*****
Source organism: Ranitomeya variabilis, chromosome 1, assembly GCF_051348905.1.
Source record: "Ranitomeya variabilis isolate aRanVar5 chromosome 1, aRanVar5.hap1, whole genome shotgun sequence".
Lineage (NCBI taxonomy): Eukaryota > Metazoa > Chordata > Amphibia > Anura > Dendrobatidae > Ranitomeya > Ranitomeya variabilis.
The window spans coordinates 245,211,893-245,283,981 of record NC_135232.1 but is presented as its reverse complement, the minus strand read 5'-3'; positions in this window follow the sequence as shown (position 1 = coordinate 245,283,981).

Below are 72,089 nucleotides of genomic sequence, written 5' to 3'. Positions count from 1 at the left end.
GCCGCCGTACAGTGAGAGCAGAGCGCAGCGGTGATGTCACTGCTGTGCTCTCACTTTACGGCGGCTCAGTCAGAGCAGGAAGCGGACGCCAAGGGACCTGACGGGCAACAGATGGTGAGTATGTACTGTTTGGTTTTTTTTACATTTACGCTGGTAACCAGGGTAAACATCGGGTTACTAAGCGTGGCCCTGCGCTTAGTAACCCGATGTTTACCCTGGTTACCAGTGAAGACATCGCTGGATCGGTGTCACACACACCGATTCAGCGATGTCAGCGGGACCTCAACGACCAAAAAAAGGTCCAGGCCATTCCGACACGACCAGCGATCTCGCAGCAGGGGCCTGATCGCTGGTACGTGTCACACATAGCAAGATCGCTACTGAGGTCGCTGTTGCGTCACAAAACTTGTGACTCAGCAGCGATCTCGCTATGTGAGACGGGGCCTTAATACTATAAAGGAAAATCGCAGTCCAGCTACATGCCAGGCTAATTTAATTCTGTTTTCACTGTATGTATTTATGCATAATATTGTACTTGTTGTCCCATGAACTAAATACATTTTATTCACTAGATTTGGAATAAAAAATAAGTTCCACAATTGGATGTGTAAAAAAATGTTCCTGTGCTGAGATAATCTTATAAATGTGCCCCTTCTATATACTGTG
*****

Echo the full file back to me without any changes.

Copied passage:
Source organism: Ranitomeya variabilis, chromosome 1, assembly GCF_051348905.1.
Source record: "Ranitomeya variabilis isolate aRanVar5 chromosome 1, aRanVar5.hap1, whole genome shotgun sequence".
Lineage (NCBI taxonomy): Eukaryota > Metazoa > Chordata > Amphibia > Anura > Dendrobatidae > Ranitomeya > Ranitomeya variabilis.
The window spans coordinates 245,211,893-245,283,981 of record NC_135232.1 but is presented as its reverse complement, the minus strand read 5'-3'; positions in this window follow the sequence as shown (position 1 = coordinate 245,283,981).

Below are 72,089 nucleotides of genomic sequence, written 5' to 3'. Positions count from 1 at the left end.
GCCGCCGTACAGTGAGAGCAGAGCGCAGCGGTGATGTCACTGCTGTGCTCTCACTTTACGGCGGCTCAGTCAGAGCAGGAAGCGGACGCCAAGGGACCTGACGGGCAACAGATGGTGAGTATGTACTGTTTGGTTTTTTTTACATTTACGCTGGTAACCAGGGTAAACATCGGGTTACTAAGCGTGGCCCTGCGCTTAGTAACCCGATGTTTACCCTGGTTACCAGTGAAGACATCGCTGGATCGGTGTCACACACACCGATTCAGCGATGTCAGCGGGACCTCAACGACCAAAAAAAGGTCCAGGCCATTCCGACACGACCAGCGATCTCGCAGCAGGGGCCTGATCGCTGGTACGTGTCACACATAGCAAGATCGCTACTGAGGTCGCTGTTGCGTCACAAAACTTGTGACTCAGCAGCGATCTCGCTATGTGAGACGGGGCCTTAATACTATAAAGGAAAATCGCAGTCCAGCTACATGCCAGGCTAATTTAATTCTGTTTTCACTGTATGTATTTATGCATAATATTGTACTTGTTGTCCCATGAACTAAATACATTTTATTCACTAGATTTGGAATAAAAAATAAGTTCCACAATTGGATGTGTAAAAAAATGTTCCTGTGCTGAGATAATCTTATAAATGTGCCCCTTCTATATACTGTG